- CD
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  #87  
Old 04-27-2009
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The Polynesians, my ancestors, used dolphins, birds, and whales for direction at times when lost due to cloud cover, and change in wind direction for too long. They slowly changed the fresh drinking water with adding salt water. These people were real minimilist... ....i2f
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  #88  
Old 04-27-2009
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Regarding boat size and seamanship... my opinions:

I feel that boats have gotten bigger because of the systems involved. Whether the seamanship has gone down?? I don't know. Possibly. I believe it is more a function of the equipment you can afford on larger boats than the boat size (if that makes sense)?

I do think that the boats of today are much more comfortable. I think that it has allowed people that could not (or would not) have gone sailing/cruising before, to go now. Perhaps these people should never have gone in the first place? Me, I am glad to see them out there (with some exceptions). I have also seen people stay into sailing longer. From roller furlings, electric winches, windlass, etc... it has allowed people to maintain their passion while losing physical strength due to age.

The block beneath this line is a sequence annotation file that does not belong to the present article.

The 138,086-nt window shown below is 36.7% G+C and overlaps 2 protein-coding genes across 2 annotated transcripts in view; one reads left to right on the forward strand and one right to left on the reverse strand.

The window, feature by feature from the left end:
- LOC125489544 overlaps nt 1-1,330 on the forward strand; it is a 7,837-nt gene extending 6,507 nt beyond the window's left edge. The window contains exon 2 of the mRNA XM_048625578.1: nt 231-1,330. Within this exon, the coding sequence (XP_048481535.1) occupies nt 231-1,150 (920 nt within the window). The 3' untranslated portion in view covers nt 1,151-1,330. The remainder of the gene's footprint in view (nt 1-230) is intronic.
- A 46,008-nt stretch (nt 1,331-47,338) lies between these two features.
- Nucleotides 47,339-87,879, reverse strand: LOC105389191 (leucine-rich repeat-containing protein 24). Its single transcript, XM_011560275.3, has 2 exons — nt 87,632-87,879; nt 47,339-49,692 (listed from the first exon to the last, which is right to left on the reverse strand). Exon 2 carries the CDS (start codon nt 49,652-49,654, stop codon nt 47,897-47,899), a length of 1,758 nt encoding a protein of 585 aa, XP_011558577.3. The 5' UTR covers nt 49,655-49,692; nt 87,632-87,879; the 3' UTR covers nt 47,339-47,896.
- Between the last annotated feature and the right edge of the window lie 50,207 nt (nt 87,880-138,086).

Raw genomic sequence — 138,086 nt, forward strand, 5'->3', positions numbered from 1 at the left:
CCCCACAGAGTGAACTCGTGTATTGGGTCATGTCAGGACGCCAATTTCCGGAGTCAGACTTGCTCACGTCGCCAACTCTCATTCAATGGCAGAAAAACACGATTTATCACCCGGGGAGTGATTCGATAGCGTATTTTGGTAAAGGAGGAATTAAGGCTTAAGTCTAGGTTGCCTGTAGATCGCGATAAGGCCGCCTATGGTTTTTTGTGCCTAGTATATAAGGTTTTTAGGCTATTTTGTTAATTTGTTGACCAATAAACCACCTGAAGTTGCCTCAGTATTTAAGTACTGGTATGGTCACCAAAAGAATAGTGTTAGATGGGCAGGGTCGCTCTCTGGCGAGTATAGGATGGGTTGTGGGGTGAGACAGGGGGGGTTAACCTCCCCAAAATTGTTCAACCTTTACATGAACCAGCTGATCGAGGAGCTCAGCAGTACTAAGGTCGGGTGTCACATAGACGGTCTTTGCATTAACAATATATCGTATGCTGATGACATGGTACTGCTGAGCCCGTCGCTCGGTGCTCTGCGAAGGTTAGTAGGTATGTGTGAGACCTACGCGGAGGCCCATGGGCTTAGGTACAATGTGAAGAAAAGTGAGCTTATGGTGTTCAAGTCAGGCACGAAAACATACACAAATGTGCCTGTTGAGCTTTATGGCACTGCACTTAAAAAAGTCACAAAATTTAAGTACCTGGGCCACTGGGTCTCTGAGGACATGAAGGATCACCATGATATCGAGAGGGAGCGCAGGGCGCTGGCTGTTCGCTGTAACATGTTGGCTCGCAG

Of course, that has come at a trade off. I agree with the comments above about many boats being well suited (out of the box) as a great marina boat and poor cruiser or anything outside of the showroom. Compare, for example, the inside of a Tayana or Valiant against a Bene, Catalina, or Hunter ( to pick on production boats a moment). The Tayana will have fiddle boards everywhere and lots of closed cabinetry with few open shelves. Why? What good are open shelves in a sailboat unless she never sails!!??? Drives me bonkers. But when you pack in all these cabinets on a boat, you can make a big fat boat real small quickly (at least to an untrained eye). So people go on these boats at the boat show and buy for the big open space and shelves, where flower will go, and pillows, and tv's, and decorations. I have seen it sooooo many times. THere is nothing wrong with a home like touch to a boat, but if you have to spend an hour or two stowing crap just to go for a short sail, you will never sail.